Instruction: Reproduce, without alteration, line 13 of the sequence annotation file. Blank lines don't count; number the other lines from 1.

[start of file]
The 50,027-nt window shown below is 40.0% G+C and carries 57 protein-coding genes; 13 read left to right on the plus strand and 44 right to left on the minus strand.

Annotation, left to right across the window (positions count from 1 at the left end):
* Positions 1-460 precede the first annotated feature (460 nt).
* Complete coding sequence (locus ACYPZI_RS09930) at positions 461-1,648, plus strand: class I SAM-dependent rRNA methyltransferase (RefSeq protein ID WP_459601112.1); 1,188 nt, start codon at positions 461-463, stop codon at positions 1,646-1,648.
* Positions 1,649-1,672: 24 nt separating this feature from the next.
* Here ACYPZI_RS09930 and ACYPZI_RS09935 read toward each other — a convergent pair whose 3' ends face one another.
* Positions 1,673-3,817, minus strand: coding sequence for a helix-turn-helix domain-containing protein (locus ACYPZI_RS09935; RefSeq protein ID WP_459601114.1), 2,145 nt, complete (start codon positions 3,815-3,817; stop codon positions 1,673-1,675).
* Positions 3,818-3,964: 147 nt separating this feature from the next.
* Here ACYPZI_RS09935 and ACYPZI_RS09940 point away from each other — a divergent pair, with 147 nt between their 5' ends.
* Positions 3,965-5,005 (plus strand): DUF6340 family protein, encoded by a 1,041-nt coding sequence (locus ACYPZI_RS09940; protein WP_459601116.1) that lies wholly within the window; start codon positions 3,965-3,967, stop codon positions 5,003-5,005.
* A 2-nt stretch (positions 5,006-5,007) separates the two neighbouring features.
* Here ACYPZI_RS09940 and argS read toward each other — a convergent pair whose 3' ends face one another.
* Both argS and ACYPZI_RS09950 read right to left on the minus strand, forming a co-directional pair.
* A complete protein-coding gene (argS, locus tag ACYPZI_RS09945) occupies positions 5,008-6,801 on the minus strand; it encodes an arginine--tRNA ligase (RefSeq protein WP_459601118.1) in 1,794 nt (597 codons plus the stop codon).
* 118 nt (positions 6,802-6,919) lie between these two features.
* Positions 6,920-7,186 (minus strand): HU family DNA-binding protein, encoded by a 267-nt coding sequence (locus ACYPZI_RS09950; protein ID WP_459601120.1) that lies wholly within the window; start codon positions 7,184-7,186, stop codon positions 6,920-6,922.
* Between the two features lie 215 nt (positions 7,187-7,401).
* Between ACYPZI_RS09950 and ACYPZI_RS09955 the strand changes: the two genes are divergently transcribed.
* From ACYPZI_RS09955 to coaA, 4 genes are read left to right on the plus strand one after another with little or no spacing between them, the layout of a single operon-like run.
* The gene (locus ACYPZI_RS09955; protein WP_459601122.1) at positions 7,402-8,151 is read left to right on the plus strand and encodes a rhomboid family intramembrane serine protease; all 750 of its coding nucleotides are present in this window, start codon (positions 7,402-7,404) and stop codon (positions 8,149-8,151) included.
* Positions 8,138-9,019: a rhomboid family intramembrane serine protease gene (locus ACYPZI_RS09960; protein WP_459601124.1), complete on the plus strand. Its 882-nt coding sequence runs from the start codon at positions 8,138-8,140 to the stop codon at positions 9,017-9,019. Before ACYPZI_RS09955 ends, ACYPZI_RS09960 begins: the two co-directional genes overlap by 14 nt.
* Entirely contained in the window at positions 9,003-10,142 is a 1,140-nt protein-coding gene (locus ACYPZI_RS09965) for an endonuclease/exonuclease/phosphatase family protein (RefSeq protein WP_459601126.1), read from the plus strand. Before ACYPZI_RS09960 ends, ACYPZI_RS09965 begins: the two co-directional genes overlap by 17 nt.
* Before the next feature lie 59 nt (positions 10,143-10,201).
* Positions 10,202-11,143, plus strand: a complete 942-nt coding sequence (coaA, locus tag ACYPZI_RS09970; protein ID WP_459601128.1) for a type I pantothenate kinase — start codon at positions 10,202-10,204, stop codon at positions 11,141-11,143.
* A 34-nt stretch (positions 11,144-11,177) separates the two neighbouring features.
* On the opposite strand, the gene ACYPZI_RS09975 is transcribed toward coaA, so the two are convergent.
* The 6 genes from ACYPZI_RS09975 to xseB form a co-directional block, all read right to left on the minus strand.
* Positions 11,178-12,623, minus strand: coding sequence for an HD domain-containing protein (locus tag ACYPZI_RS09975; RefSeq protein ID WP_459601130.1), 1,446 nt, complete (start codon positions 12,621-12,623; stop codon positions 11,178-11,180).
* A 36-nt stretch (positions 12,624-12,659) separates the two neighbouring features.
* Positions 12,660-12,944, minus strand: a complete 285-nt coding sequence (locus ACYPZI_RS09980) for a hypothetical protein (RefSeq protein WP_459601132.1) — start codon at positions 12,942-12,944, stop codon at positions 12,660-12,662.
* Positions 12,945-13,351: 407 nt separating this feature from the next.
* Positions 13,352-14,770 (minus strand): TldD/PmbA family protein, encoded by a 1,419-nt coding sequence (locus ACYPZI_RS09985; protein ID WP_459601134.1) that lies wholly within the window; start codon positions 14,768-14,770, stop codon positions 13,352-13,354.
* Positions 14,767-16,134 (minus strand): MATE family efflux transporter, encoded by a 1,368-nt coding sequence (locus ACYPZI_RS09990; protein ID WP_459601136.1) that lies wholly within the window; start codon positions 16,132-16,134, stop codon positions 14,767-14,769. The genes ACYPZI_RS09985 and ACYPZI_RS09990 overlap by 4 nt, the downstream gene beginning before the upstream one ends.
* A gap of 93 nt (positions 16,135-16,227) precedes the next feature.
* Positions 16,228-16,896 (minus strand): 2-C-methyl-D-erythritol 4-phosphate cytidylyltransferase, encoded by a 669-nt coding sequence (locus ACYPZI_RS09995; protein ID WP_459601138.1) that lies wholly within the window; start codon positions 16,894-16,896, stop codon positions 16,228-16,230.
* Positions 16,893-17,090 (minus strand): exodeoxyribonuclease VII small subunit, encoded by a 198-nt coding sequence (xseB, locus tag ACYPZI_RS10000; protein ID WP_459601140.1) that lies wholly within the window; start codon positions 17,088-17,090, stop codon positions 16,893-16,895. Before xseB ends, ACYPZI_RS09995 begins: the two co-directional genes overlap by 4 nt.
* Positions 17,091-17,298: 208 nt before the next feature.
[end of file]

* Both argS and ACYPZI_RS09950 read right to left on the minus strand, forming a co-directional pair.